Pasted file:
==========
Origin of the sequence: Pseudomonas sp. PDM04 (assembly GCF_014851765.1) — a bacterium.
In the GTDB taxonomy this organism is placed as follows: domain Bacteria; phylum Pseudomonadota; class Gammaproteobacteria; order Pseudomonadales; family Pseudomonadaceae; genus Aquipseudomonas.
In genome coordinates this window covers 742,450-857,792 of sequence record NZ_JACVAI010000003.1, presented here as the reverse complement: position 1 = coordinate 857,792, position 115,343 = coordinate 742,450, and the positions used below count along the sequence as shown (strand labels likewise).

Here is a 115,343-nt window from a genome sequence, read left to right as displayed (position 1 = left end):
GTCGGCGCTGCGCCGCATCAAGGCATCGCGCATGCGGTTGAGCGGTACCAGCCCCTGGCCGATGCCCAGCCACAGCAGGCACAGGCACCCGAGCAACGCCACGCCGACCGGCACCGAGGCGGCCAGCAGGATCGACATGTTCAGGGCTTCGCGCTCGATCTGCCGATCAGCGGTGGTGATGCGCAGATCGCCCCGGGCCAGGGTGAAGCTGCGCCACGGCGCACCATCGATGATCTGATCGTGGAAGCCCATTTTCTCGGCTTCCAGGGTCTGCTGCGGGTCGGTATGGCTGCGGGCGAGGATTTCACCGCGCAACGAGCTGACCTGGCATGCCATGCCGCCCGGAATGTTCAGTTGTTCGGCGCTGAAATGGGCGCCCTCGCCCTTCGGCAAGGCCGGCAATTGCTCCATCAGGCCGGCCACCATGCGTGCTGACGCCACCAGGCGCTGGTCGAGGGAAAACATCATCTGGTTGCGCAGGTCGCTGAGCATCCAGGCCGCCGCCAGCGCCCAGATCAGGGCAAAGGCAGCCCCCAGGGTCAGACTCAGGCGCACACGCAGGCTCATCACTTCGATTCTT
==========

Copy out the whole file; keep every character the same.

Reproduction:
Origin of the sequence: Pseudomonas sp. PDM04 (assembly GCF_014851765.1) — a bacterium.
In the GTDB taxonomy this organism is placed as follows: domain Bacteria; phylum Pseudomonadota; class Gammaproteobacteria; order Pseudomonadales; family Pseudomonadaceae; genus Aquipseudomonas.
In genome coordinates this window covers 742,450-857,792 of sequence record NZ_JACVAI010000003.1, presented here as the reverse complement: position 1 = coordinate 857,792, position 115,343 = coordinate 742,450, and the positions used below count along the sequence as shown (strand labels likewise).

Here is a 115,343-nt window from a genome sequence, read left to right as displayed (position 1 = left end):
GTCGGCGCTGCGCCGCATCAAGGCATCGCGCATGCGGTTGAGCGGTACCAGCCCCTGGCCGATGCCCAGCCACAGCAGGCACAGGCACCCGAGCAACGCCACGCCGACCGGCACCGAGGCGGCCAGCAGGATCGACATGTTCAGGGCTTCGCGCTCGATCTGCCGATCAGCGGTGGTGATGCGCAGATCGCCCCGGGCCAGGGTGAAGCTGCGCCACGGCGCACCATCGATGATCTGATCGTGGAAGCCCATTTTCTCGGCTTCCAGGGTCTGCTGCGGGTCGGTATGGCTGCGGGCGAGGATTTCACCGCGCAACGAGCTGACCTGGCATGCCATGCCGCCCGGAATGTTCAGTTGTTCGGCGCTGAAATGGGCGCCCTCGCCCTTCGGCAAGGCCGGCAATTGCTCCATCAGGCCGGCCACCATGCGTGCTGACGCCACCAGGCGCTGGTCGAGGGAAAACATCATCTGGTTGCGCAGGTCGCTGAGCATCCAGGCCGCCGCCAGCGCCCAGATCAGGGCAAAGGCAGCCCCCAGGGTCAGACTCAGGCGCACACGCAGGCTCATCACTTCGATTCTT